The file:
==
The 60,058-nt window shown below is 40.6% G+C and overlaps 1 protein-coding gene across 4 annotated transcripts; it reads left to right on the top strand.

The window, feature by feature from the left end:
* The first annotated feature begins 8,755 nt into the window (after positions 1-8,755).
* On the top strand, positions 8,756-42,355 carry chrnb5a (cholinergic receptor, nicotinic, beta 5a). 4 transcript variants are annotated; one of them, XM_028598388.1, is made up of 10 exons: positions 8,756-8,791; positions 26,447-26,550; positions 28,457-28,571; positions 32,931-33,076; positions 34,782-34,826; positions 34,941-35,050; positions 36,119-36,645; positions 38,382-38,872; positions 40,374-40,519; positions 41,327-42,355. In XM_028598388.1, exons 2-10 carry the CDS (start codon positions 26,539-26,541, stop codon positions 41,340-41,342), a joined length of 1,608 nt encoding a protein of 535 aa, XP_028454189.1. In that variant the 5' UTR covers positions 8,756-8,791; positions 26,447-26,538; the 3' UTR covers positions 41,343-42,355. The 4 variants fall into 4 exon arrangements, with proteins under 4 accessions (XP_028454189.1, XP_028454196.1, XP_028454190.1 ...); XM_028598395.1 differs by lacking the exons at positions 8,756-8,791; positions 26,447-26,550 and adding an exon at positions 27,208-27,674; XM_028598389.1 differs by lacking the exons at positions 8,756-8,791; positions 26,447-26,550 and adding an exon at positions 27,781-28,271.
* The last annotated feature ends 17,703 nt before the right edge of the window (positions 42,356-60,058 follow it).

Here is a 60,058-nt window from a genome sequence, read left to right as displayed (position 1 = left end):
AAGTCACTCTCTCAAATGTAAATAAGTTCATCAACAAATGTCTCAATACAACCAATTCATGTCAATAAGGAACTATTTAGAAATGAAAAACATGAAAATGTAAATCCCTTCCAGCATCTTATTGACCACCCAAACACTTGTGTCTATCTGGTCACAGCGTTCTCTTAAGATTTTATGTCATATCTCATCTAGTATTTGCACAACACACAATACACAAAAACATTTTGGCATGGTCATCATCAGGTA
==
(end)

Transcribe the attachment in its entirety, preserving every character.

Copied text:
The 60,058-nt window shown below is 40.6% G+C and overlaps 1 protein-coding gene across 4 annotated transcripts; it reads left to right on the top strand.

The window, feature by feature from the left end:
* The first annotated feature begins 8,755 nt into the window (after positions 1-8,755).
* On the top strand, positions 8,756-42,355 carry chrnb5a (cholinergic receptor, nicotinic, beta 5a). 4 transcript variants are annotated; one of them, XM_028598388.1, is made up of 10 exons: positions 8,756-8,791; positions 26,447-26,550; positions 28,457-28,571; positions 32,931-33,076; positions 34,782-34,826; positions 34,941-35,050; positions 36,119-36,645; positions 38,382-38,872; positions 40,374-40,519; positions 41,327-42,355. In XM_028598388.1, exons 2-10 carry the CDS (start codon positions 26,539-26,541, stop codon positions 41,340-41,342), a joined length of 1,608 nt encoding a protein of 535 aa, XP_028454189.1. In that variant the 5' UTR covers positions 8,756-8,791; positions 26,447-26,538; the 3' UTR covers positions 41,343-42,355. The 4 variants fall into 4 exon arrangements, with proteins under 4 accessions (XP_028454189.1, XP_028454196.1, XP_028454190.1 ...); XM_028598395.1 differs by lacking the exons at positions 8,756-8,791; positions 26,447-26,550 and adding an exon at positions 27,208-27,674; XM_028598389.1 differs by lacking the exons at positions 8,756-8,791; positions 26,447-26,550 and adding an exon at positions 27,781-28,271.
* The last annotated feature ends 17,703 nt before the right edge of the window (positions 42,356-60,058 follow it).

Here is a 60,058-nt window from a genome sequence, read left to right as displayed (position 1 = left end):
AAGTCACTCTCTCAAATGTAAATAAGTTCATCAACAAATGTCTCAATACAACCAATTCATGTCAATAAGGAACTATTTAGAAATGAAAAACATGAAAATGTAAATCCCTTCCAGCATCTTATTGACCACCCAAACACTTGTGTCTATCTGGTCACAGCGTTCTCTTAAGATTTTATGTCATATCTCATCTAGTATTTGCACAACACACAATACACAAAAACATTTTGGCATGGTCATCATCAGGTA